Molly has lived in Maine her entire life. She’s never even crossed the state line. She remembers bits and pieces of her childhood on Indian Island before she went into foster care: the gray-sided trailer she lived in with her parents, the community center with pickups parked all around, Sockalexis Bingo Palace, and St. Anne’s Church. She remembers an Indian corn-husk doll with black hair and a traditional native costume that she kept on a shelf in her room—though she preferred the Barbies donated by charities and doled out at the community center at Christmas. They were never the popular ones, of course—never Cinderella or Beauty Queen Barbie, but instead one-off oddities that bargain hunters could find on clearance: Hot Rod Barbie, Jungle Barbie. It didn’t matter. However peculiar Barbie’s costume, her features were always reliably the same: the freakish stiletto-ready feet, the oversized rack and ribless midsection, the ski-slope nose and shiny plastic hair . . .

  But that’s not what Vivian wants to hear. Where to start? What to reveal? This is the problem. It’s not a happy story, and Molly has learned through experience that people either recoil or don’t believe her or, worse, pity her. So she’s learned to tell an abridged version. “Well,” she says, “I’m a Penobscot Indian on my father’s side. When I was young, we lived on a reservation near Old Town.”

  “Ah. Hence the black hair and tribal makeup.”

  Molly is startled. She’s never thought to make that connection—is it true?

  Sometime in the eighth grade, during a particularly rough year—angry, screaming foster parents; jealous foster siblings; a pack of mean girls at school—she got a box of L’Oreal ten-minute hair color and Cover Girl ebony eyeliner and transformed herself in the family bathroom. A friend who worked at Claire’s at the mall did her piercings the following weekend—a string of holes in each ear, up through the cartilage, a stud in her nose, and a ring in her eyebrow (though that one didn’t last; it soon got infected and had to be taken out, the remaining scar a spiderweb tracing). The piercings were the straw that got her thrown out of that foster home. Mission accomplished.

  Molly continues her story—how her father died and her mother couldn’t take care of her, how she ended up with Ralph and Dina.

  “So Terry tells me you were assigned some kind of community service project. And she came up with the brilliant idea for you to help me clean my attic,” Vivian says. “Seems like a bad bargain for you, but who am I to say?”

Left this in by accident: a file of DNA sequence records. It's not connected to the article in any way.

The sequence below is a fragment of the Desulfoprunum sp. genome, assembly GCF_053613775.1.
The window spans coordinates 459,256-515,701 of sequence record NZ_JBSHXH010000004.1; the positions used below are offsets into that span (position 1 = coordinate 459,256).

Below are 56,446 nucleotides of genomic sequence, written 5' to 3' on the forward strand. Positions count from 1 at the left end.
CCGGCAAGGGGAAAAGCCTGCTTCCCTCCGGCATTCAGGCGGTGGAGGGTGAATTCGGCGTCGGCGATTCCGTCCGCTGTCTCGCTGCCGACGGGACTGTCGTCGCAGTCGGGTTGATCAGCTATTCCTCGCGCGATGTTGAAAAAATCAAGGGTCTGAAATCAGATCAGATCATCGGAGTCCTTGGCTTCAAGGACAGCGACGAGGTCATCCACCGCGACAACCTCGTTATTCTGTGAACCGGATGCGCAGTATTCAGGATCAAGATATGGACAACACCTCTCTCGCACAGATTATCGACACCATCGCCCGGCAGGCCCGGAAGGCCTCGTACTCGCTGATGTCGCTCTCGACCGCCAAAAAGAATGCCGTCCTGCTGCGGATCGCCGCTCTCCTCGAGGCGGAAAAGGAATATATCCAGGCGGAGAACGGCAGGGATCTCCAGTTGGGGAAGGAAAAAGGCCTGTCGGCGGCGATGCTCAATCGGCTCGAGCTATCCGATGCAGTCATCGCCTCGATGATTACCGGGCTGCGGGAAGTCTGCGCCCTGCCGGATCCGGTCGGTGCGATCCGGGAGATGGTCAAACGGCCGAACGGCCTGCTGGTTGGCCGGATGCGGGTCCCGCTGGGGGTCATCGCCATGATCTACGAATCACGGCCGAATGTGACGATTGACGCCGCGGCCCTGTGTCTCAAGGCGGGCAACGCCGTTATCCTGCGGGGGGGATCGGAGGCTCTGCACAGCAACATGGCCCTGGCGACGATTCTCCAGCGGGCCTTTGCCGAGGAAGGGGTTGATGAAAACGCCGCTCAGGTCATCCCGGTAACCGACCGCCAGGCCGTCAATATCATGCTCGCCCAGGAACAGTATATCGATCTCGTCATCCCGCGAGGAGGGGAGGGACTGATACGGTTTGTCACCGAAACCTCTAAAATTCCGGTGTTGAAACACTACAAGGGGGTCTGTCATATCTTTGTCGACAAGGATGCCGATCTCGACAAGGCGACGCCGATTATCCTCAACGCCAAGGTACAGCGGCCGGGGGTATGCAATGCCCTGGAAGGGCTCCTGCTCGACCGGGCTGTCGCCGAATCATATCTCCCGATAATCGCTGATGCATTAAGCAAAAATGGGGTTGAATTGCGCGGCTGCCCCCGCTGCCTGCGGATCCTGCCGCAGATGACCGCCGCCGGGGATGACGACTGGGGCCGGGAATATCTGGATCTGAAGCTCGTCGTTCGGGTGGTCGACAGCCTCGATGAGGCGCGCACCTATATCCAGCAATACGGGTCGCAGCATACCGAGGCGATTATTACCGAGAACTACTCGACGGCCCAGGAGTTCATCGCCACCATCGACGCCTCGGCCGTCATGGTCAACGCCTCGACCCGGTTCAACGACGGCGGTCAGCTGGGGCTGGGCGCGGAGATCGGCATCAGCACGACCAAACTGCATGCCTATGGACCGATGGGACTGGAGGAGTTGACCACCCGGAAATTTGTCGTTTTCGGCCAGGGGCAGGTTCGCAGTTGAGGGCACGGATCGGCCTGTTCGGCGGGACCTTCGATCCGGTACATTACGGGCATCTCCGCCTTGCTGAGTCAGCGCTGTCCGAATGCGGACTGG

“I’m kind of a neat freak, believe it or not. I like organizing things.”

  “Then you are even stranger than you appear.” Vivian sits back and clasps her hands together. “I’ll tell you something. By your definition I was orphaned, too, at almost exactly the same age. So we have that in common.”

  Molly isn’t sure how to respond. Does Vivian want her to ask about this, or is she just putting that out there? It’s hard to tell. “Your parents . . .” she ventures, “didn’t look after you?”

  “They tried. There was a fire . . .” Vivian shrugs. “It was all so long ago, I barely remember. Now—when do you want to begin?”

  New York City, 1929

  Maisie sensed it first. She wouldn’t stop crying. Since she was a month old, when our mother got sick, Maisie had slept with me on my narrow cot in the small windowless room we shared with our brothers. It was so dark that I wondered, as I had many times before, if this was what blindness felt like—this enveloping void. I could barely make out, or perhaps only sense, the forms of the boys, stirring fitfully but not yet awake: Dominick and James, six-year-old twins, huddled together for warmth on a pallet on the floor.

  Sitting on the cot with my back against the wall, I held Maisie the way Mam had shown me, cupped over my shoulder. I tried everything I could think of to comfort her, all the things that had worked before: stroking her back, running two fingers down the bridge of her nose, humming our father’s favorite song, “My Singing Bird,” softly in her ear: I have heard the blackbird pipe his note, the thrush and the linnet too / But there’s none of them can sing so sweet, my singing bird, as you. But she only shrieked louder, her body convulsing in spasms.